When studying and graduating seem like a waste of time…

Blouses, trousers, shoes and dresses are what fill up most of Juliet Anyango’s WhatsApp status and Instagram pages as she tries to earn a living from selling second-hand clothes online.

In 2016, Anyango graduated from the Jomo Kenyatta University of Agriculture and Technology (JKUAT) with a degree (second class) in industrial biotechnology. Now, four years down the line, she is yet to ‘reap from what she has sown’.

Was studying biotechnology at university a waste of time for Anyango?

Over time, there has been growing concern among biotechnology students in Kenya over the lack of job opportunities in the field, and this has left many of them wondering whether the course was worth their time.

Many, like Anyango, delved into unrelated careers that can keep them going as they wait for opportunities in their study field. But for how long will they have to wait?

Job market has no room for graduates

Despite the high grades required for admission, the high tuition cost and the complex training that biotechnology students undergo at university, the Kenyan job market does not seem to have any more room for the thousands of graduates churned out each year.

“It took me four long years, more than US$5,000 in tuition fees and accommodation and strenuous hours of lectures and exams for me to finally complete the course and graduate,” Anyango told University World News.

“The sad part is that I had friends who had done the same course ahead of me and were struggling to get jobs, but nothing could stop me from applying for the same – maybe they were just unlucky, I told myself.

“In a class of 60 students, only two of us were fortunate enough to land work,” Anyango said, adding that she wished someone had advised her against taking the course.

She has “lost count” of the number of application letters she has mailed or personally presented to potential employers, “none of which has ever been replied to”.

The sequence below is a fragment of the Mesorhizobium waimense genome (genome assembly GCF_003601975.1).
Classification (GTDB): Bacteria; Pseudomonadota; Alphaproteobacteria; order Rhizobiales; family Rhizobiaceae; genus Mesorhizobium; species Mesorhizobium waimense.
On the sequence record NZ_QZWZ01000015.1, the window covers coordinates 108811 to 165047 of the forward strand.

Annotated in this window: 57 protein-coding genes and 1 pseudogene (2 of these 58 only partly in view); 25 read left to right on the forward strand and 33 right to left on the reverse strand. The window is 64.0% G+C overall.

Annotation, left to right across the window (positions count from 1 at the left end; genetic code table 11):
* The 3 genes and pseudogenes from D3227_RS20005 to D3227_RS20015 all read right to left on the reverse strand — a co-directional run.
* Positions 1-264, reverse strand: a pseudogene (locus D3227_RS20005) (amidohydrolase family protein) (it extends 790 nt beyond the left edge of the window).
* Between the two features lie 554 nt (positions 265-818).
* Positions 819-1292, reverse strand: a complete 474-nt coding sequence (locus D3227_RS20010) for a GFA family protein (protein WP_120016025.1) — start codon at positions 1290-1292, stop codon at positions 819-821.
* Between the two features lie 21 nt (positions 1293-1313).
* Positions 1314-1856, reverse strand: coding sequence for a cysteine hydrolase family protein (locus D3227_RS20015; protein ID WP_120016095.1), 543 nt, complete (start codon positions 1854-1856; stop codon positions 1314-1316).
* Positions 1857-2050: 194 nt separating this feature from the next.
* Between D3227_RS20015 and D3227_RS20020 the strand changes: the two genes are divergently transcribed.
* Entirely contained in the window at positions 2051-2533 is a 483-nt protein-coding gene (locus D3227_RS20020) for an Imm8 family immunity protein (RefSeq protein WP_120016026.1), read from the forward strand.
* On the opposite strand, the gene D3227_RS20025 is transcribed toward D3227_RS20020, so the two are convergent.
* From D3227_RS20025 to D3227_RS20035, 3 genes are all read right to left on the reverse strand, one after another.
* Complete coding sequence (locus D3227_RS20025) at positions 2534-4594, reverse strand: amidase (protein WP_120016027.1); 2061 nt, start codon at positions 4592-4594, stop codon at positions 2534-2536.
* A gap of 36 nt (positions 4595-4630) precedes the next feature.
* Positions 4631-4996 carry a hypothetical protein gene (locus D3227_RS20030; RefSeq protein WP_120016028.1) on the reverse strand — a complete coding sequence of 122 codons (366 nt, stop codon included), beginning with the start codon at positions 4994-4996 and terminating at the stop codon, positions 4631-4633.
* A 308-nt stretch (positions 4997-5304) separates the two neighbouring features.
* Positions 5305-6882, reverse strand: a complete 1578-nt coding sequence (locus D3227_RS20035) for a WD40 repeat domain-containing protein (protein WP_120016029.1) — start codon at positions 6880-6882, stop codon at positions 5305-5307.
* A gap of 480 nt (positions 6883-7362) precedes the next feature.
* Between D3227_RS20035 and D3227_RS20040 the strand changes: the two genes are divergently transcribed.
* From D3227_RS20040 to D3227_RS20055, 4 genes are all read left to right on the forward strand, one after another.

She joins Kenya’s large number of graduates who have been left jobless and forced to find other means of survival.

Industry-university mismatch

Biotechnology involves using living systems or organisms to make various products. Medical biotechnology, for instance, utilises genetic engineering to develop drugs and other therapeutic proteins.

JKUAT is considered to be one of the best universities for students looking to join the field of science and technology in East Africa.

A course in biotechnology requires a student to have a minimum grade of C+ at JKUAT.

Other leading institutions that offer the same course in Kenya include Kenyatta University, the University of Nairobi and Moi University. Each year, thousands of biotechnology students graduate in the hope of finding work in their fields.

Some government research institutions do offer opportunities for biotechnology graduates. These include: Kenya Agricultural Research Institute, Kenya Marine and Fisheries Research Institute, Kenya Forestry Research Institute, Kenya Industrial Research and Development Institute, Kenya Institute for Public Policy Research and Analysis, and the Kenya Sugar Research Foundation, part of the Kenyan Agricultural and Livestock Research Organisation.